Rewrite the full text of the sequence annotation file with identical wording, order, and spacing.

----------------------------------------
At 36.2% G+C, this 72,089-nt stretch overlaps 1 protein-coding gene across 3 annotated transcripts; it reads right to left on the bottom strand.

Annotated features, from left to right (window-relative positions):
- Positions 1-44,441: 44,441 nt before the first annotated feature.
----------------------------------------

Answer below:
At 36.2% G+C, this 72,089-nt stretch overlaps 1 protein-coding gene across 3 annotated transcripts; it reads right to left on the bottom strand.

Annotated features, from left to right (window-relative positions):
- Positions 1-44,441: 44,441 nt before the first annotated feature.